20 Keys of Iwao Kobayashi-San
A practical ‘Cook-book Style’ Improving approach
What is PPORF or ’20 Keys’?
What is known as ‘the ‘20 Keys of Kobayashi‘ in the Western world, is called PPORF in Japan.
’20 Keys’ is quite same system as PPORF and these are created by Iwao Kobayashi.
Who developed the 20 Keys?
Mr. Kobayashi, who is Chairman of PDI (PPORF Development Institute Inc.) in Japan, developed a very pragmatic way to improve a (manufacturing) company by Japanese management concepts.
He describes 20 ‘Keys’ that are crucial to develop a world class company.
The keys cover 5S, quick changeover, scheduling, reducing inventory, maintenance, skill building activities, eliminating waste, value analysis, empowering workers, quality, developing supplier, etc. Each key is further divided into five levels from novice to “world class” status.
The Seiko Watch Company set up a consulting company with Mr. Kobayashi to teach the 20 Keys to all of their suppliers and other companies in Japan.
Which topics do the 20 keys comprise?
Key 1: Cleaning and Organizing
Key 2: Rationalizing the System/MBOs
Key 3: Improvement Team Activities
Key 4: Reducing Inventory (Shortening Lead Times)
Key 5: Quick Changeover Technology
Key 6: Manufacturing Value Analysis (Methods Improvement)
Key 7: Zero Monitor Manufacturing
Key 8: Coupled Manufacturing
Key 9: Maintaining Equipment
Key 10: Time Control and Commitment
Key 11: Quality Assurance System
Key 12: Developing Your Suppliers
Key 13: Eliminating Waste (Treasure Map)
Key 14: Empowering Workers to Make Improvements
Key 15: Skill Versatility and Cross Training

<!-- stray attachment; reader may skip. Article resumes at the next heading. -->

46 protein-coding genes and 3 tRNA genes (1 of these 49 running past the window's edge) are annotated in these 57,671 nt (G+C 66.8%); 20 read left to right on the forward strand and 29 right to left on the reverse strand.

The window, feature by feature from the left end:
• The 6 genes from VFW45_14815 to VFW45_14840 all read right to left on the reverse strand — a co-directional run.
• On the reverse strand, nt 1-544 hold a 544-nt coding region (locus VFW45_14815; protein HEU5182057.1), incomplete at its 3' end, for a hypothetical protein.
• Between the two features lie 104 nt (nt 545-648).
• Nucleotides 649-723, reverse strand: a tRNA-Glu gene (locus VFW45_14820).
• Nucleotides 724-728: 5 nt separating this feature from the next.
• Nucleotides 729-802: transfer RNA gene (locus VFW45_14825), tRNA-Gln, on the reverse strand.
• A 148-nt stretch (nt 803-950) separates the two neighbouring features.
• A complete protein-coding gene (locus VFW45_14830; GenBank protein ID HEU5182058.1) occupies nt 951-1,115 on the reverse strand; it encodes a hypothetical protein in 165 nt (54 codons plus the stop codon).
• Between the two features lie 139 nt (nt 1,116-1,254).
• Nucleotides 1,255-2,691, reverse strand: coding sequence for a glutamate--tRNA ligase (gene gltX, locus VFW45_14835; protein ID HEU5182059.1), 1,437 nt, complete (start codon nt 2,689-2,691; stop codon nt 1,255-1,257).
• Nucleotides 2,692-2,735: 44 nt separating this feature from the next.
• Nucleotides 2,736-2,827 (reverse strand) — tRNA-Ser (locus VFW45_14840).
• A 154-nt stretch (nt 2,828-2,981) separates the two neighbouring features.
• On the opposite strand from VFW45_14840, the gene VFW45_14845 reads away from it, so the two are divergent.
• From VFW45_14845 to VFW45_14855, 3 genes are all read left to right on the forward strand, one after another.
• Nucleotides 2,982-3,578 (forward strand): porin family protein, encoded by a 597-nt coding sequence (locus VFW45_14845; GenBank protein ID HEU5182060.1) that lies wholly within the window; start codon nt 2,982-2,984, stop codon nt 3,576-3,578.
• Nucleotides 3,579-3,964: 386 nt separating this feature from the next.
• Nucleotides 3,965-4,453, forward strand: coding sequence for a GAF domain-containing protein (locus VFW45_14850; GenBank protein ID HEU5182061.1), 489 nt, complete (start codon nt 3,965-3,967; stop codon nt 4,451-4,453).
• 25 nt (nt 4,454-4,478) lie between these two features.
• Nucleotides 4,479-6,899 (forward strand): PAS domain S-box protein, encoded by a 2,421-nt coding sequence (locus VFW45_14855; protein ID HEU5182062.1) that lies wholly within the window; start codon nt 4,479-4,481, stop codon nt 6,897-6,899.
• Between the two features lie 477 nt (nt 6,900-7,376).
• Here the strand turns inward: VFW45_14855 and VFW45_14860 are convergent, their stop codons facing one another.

Key 16: Production Scheduling
Key 17: Efficiency Control
Key 18: Using Information Systems
Key 19: Conserving Energy and Materials
Key 20: Leading Technology and Site Technology
’20 Keys’ are not a model; it is an approach!
Looking carefully to the keys, you might discover some overlap like ‘getting 100% efficiency – waste elimination – reduction in change over’; one being a part of the other. Remember: this is not a MODEL but a pragmatic approach, a roadmap if you like, based on years of experience.
Mr Kobayashi over the years found out: This is what needs to be done over and over again, if you do those things, you will approve.
This pragmatic approach also has a disadvantage: you will have to ‘translate’ some keys when not applied to manufacturing facilities (i.e. healthcare, or other services).
A very important learning from mr. Kobayashi’s approach is to keep as much as possible balance between the development of the keys; mr. Kobayashi states we should not develop óne key without keeping track of the others. Here we see an example of the ‘harmony model’ that is too often forgotten in our attempts to move quick – which actually slows us down and frustrates us…
You will recognize –parts of– those 20 keys (maybe in another form) in many other improvement programs; however here it is quite clear what needs to be achieved to reach a certain level. And so one can monitor whether all keys are developed harmoniously!
20 keys and Lean or Six Sigma
Even if you are ‘into Lean’ or ‘into Six Sigma’ it would be still a great help to use the 20 Keys! They will give you a pragmatic set of guidelines which elements within your lean- or six-sigma program should be taken care of.
How do the 20 Keys relate to Makigami?
Makigami has a strong focus on the PROCESS of value creation and therefore it show WHAT needs to be done in the first place. The 20 keys give a beautiful ‘checklist’ of the things that might to be done in either way.
Implementing the Keys?
20 keys is a way to create a Monozukuri way of working. Keep in mind: if you apply 20 keys as a tool-set: you still need to know about what’s behind, what is the mindset. Need to know more? Just send a message!